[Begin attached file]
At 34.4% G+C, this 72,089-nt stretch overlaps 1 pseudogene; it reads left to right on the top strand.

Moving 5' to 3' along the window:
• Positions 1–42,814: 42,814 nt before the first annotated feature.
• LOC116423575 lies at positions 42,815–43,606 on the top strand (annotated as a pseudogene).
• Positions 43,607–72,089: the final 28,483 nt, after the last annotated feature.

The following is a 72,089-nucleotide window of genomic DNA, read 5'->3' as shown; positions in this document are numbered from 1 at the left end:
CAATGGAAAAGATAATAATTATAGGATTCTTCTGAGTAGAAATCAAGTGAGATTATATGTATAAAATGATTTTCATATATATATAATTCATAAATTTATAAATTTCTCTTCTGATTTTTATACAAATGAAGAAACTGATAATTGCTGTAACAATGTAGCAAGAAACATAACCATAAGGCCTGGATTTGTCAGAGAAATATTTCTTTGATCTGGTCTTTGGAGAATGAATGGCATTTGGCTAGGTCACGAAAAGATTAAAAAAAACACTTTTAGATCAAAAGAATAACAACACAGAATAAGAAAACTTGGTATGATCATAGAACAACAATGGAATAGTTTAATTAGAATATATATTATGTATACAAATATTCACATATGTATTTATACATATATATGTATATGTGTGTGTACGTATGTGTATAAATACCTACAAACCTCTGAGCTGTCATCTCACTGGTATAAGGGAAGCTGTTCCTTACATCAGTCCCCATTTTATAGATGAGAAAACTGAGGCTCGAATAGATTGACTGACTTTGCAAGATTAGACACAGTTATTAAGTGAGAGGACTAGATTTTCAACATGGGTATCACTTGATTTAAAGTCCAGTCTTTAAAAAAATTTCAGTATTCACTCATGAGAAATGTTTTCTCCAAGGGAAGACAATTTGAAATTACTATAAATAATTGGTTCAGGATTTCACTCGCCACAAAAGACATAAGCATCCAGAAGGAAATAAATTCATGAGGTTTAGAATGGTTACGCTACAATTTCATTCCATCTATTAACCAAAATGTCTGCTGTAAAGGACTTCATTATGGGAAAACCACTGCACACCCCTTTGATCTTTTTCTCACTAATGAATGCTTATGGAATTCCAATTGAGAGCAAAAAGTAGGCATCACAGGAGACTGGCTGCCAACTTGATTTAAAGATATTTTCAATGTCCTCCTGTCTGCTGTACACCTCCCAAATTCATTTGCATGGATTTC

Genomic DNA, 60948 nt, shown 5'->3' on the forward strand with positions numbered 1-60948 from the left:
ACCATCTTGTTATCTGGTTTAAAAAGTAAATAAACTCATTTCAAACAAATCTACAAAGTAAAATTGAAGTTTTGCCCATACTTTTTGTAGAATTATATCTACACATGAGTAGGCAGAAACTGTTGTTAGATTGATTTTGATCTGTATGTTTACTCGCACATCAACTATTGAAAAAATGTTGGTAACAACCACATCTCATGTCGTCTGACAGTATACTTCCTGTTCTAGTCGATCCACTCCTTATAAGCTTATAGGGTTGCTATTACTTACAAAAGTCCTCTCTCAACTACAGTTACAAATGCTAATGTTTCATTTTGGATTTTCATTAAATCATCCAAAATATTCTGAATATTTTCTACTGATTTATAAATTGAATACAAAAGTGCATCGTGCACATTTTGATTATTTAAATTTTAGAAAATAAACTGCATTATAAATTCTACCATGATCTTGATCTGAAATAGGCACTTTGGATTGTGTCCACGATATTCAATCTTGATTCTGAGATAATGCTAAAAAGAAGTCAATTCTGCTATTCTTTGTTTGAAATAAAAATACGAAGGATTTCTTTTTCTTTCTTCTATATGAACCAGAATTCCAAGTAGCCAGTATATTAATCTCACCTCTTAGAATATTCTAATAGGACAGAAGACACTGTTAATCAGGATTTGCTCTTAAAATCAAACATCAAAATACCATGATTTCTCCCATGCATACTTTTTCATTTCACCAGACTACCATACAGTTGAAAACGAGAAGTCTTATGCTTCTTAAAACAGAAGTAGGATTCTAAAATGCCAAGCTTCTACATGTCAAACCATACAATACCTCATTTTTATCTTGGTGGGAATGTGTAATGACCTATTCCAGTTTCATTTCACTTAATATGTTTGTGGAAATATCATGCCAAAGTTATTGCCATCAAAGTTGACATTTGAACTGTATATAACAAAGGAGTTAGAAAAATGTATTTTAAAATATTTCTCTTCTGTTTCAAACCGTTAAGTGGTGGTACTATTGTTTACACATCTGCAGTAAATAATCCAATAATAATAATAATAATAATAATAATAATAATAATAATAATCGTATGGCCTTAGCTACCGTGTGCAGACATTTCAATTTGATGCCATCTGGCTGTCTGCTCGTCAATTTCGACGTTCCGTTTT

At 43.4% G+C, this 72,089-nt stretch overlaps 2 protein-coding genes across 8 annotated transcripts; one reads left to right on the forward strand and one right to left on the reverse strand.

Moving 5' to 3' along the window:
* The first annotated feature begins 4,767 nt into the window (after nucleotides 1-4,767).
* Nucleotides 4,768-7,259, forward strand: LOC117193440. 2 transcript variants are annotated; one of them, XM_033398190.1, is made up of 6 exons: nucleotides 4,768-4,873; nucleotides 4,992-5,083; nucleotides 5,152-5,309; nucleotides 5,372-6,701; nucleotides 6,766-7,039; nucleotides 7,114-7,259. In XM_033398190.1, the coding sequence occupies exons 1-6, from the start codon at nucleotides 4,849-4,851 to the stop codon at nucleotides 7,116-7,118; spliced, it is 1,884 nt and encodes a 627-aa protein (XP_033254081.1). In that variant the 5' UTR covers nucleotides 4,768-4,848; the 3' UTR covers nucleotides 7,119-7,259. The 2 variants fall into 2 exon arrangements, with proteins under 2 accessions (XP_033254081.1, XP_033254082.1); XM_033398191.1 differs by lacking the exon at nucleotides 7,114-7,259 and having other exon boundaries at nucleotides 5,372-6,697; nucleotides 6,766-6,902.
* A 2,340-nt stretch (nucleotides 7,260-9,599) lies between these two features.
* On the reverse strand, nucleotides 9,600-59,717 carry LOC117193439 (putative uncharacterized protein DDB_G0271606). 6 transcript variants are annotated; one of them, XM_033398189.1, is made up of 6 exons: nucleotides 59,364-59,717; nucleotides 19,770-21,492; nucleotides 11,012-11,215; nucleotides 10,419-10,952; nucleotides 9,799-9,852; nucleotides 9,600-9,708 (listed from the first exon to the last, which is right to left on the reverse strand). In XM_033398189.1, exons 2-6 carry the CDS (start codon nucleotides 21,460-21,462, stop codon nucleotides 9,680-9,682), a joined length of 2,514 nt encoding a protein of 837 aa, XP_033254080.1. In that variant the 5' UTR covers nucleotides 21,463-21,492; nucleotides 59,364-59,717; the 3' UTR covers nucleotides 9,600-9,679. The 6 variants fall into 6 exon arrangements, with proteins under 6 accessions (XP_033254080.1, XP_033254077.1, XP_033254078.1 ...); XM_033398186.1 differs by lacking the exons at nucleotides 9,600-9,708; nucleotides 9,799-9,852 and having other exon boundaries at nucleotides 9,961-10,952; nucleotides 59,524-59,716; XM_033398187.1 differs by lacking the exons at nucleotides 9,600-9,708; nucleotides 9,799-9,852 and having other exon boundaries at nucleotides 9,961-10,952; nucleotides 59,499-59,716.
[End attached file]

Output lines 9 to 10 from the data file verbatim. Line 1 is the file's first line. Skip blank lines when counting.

ACCATCTTGTTATCTGGTTTAAAAAGTAAATAAACTCATTTCAAACAAATCTACAAAGTAAAATTGAAGTTTTGCCCATACTTTTTGTAGAATTATATCTACACATGAGTAGGCAGAAACTGTTGTTAGATTGATTTTGATCTGTATGTTTACTCGCACATCAACTATTGAAAAAATGTTGGTAACAACCACATCTCATGTCGTCTGACAGTATACTTCCTGTTCTAGTCGATCCACTCCTTATAAGCTTATAGGGTTGCTATTACTTACAAAAGTCCTCTCTCAACTACAGTTACAAATGCTAATGTTTCATTTTGGATTTTCATTAAATCATCCAAAATATTCTGAATATTTTCTACTGATTTATAAATTGAATACAAAAGTGCATCGTGCACATTTTGATTATTTAAATTTTAGAAAATAAACTGCATTATAAATTCTACCATGATCTTGATCTGAAATAGGCACTTTGGATTGTGTCCACGATATTCAATCTTGATTCTGAGATAATGCTAAAAAGAAGTCAATTCTGCTATTCTTTGTTTGAAATAAAAATACGAAGGATTTCTTTTTCTTTCTTCTATATGAACCAGAATTCCAAGTAGCCAGTATATTAATCTCACCTCTTAGAATATTCTAATAGGACAGAAGACACTGTTAATCAGGATTTGCTCTTAAAATCAAACATCAAAATACCATGATTTCTCCCATGCATACTTTTTCATTTCACCAGACTACCATACAGTTGAAAACGAGAAGTCTTATGCTTCTTAAAACAGAAGTAGGATTCTAAAATGCCAAGCTTCTACATGTCAAACCATACAATACCTCATTTTTATCTTGGTGGGAATGTGTAATGACCTATTCCAGTTTCATTTCACTTAATATGTTTGTGGAAATATCATGCCAAAGTTATTGCCATCAAAGTTGACATTTGAACTGTATATAACAAAGGAGTTAGAAAAATGTATTTTAAAATATTTCTCTTCTGTTTCAAACCGTTAAGTGGTGGTACTATTGTTTACACATCTGCAGTAAATAATCCAATAATAATAATAATAATAATAATAATAATAATAATAATAATCGTATGGCCTTAGCTACCGTGTGCAGACATTTCAATTTGATGCCATCTGGCTGTCTGCTCGTCAATTTCGACGTTCCGTTTT

At 43.4% G+C, this 72,089-nt stretch overlaps 2 protein-coding genes across 8 annotated transcripts; one reads left to right on the forward strand and one right to left on the reverse strand.